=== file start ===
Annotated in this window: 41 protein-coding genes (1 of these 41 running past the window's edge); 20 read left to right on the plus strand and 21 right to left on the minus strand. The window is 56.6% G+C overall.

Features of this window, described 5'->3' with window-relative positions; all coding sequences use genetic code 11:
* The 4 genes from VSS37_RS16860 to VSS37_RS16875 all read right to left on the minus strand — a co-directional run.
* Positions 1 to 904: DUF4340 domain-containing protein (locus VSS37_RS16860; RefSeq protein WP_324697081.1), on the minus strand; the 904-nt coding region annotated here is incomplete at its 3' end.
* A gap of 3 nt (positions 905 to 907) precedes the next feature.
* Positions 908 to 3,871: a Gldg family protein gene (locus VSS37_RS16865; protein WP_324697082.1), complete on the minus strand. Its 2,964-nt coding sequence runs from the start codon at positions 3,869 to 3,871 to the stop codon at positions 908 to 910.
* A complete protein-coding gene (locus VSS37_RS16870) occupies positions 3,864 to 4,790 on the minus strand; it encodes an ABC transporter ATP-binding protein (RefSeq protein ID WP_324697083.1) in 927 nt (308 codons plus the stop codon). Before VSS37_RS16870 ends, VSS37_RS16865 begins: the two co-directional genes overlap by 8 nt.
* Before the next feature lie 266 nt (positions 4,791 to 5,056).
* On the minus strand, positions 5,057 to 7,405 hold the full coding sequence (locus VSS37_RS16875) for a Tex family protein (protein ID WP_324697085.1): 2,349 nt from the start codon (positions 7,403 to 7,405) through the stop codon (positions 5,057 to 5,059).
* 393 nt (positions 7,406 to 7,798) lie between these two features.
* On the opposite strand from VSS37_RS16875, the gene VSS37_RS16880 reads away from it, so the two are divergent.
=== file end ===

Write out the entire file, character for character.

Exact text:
Annotated in this window: 41 protein-coding genes (1 of these 41 running past the window's edge); 20 read left to right on the plus strand and 21 right to left on the minus strand. The window is 56.6% G+C overall.

Features of this window, described 5'->3' with window-relative positions; all coding sequences use genetic code 11:
* The 4 genes from VSS37_RS16860 to VSS37_RS16875 all read right to left on the minus strand — a co-directional run.
* Positions 1 to 904: DUF4340 domain-containing protein (locus VSS37_RS16860; RefSeq protein WP_324697081.1), on the minus strand; the 904-nt coding region annotated here is incomplete at its 3' end.
* A gap of 3 nt (positions 905 to 907) precedes the next feature.
* Positions 908 to 3,871: a Gldg family protein gene (locus VSS37_RS16865; protein WP_324697082.1), complete on the minus strand. Its 2,964-nt coding sequence runs from the start codon at positions 3,869 to 3,871 to the stop codon at positions 908 to 910.
* A complete protein-coding gene (locus VSS37_RS16870) occupies positions 3,864 to 4,790 on the minus strand; it encodes an ABC transporter ATP-binding protein (RefSeq protein ID WP_324697083.1) in 927 nt (308 codons plus the stop codon). Before VSS37_RS16870 ends, VSS37_RS16865 begins: the two co-directional genes overlap by 8 nt.
* Before the next feature lie 266 nt (positions 4,791 to 5,056).
* On the minus strand, positions 5,057 to 7,405 hold the full coding sequence (locus VSS37_RS16875) for a Tex family protein (protein ID WP_324697085.1): 2,349 nt from the start codon (positions 7,403 to 7,405) through the stop codon (positions 5,057 to 5,059).
* 393 nt (positions 7,406 to 7,798) lie between these two features.
* On the opposite strand from VSS37_RS16875, the gene VSS37_RS16880 reads away from it, so the two are divergent.